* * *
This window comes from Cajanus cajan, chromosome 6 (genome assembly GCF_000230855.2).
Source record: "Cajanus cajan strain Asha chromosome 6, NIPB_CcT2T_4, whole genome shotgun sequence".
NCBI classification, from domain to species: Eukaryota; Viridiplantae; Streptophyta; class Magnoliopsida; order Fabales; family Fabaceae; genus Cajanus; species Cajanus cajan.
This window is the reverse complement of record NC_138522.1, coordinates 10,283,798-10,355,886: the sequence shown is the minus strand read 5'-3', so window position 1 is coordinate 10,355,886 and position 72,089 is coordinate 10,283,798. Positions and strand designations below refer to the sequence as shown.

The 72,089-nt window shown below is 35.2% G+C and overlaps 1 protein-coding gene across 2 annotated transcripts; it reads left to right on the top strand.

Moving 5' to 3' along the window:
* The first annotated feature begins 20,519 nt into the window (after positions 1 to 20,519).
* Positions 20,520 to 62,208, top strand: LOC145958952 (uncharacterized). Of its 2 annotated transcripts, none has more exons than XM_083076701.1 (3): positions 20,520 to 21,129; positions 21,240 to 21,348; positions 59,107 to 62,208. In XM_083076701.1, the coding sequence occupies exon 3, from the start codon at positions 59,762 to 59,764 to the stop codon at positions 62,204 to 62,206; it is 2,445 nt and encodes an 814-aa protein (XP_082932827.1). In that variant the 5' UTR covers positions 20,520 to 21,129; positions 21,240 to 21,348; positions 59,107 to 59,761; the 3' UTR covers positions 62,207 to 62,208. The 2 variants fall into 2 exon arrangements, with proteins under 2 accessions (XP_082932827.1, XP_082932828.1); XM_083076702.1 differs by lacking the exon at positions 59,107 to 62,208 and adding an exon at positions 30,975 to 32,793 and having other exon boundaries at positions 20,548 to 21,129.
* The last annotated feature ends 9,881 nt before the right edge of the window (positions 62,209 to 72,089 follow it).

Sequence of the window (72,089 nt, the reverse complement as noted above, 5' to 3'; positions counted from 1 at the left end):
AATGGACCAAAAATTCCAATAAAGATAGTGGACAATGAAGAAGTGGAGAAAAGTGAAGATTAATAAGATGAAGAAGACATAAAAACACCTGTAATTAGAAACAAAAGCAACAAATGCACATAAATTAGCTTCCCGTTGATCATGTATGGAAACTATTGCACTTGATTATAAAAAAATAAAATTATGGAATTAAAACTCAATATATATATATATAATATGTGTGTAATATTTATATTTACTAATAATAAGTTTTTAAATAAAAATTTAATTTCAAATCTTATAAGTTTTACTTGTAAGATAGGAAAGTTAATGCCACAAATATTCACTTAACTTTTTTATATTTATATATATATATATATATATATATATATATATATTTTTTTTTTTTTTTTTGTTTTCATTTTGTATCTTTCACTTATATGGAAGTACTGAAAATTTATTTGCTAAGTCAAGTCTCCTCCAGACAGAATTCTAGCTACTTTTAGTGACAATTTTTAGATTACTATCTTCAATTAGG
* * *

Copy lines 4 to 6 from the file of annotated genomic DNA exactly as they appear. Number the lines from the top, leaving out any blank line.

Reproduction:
This window is the reverse complement of record NC_138522.1, coordinates 10,283,798-10,355,886: the sequence shown is the minus strand read 5'-3', so window position 1 is coordinate 10,355,886 and position 72,089 is coordinate 10,283,798. Positions and strand designations below refer to the sequence as shown.

The 72,089-nt window shown below is 35.2% G+C and overlaps 1 protein-coding gene across 2 annotated transcripts; it reads left to right on the top strand.

Moving 5' to 3' along the window: